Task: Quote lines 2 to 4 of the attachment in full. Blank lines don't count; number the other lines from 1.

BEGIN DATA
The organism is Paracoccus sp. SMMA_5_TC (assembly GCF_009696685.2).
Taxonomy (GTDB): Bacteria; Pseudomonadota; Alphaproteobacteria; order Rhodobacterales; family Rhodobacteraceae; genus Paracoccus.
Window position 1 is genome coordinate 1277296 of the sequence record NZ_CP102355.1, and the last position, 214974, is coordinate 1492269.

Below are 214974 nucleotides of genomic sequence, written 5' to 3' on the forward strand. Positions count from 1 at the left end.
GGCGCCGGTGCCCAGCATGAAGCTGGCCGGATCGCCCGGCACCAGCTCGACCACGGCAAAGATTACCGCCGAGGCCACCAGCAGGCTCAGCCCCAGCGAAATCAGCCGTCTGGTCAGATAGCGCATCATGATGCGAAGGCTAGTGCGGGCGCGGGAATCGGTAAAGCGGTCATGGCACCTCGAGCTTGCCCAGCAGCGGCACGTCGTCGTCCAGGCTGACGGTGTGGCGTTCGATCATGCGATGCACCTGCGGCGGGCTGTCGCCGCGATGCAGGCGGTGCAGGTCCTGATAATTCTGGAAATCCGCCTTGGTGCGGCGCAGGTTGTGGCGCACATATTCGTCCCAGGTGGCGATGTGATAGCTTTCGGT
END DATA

Taxonomy (GTDB): Bacteria; Pseudomonadota; Alphaproteobacteria; order Rhodobacterales; family Rhodobacteraceae; genus Paracoccus.
Window position 1 is genome coordinate 1277296 of the sequence record NZ_CP102355.1, and the last position, 214974, is coordinate 1492269.

Below are 214974 nucleotides of genomic sequence, written 5' to 3' on the forward strand. Positions count from 1 at the left end.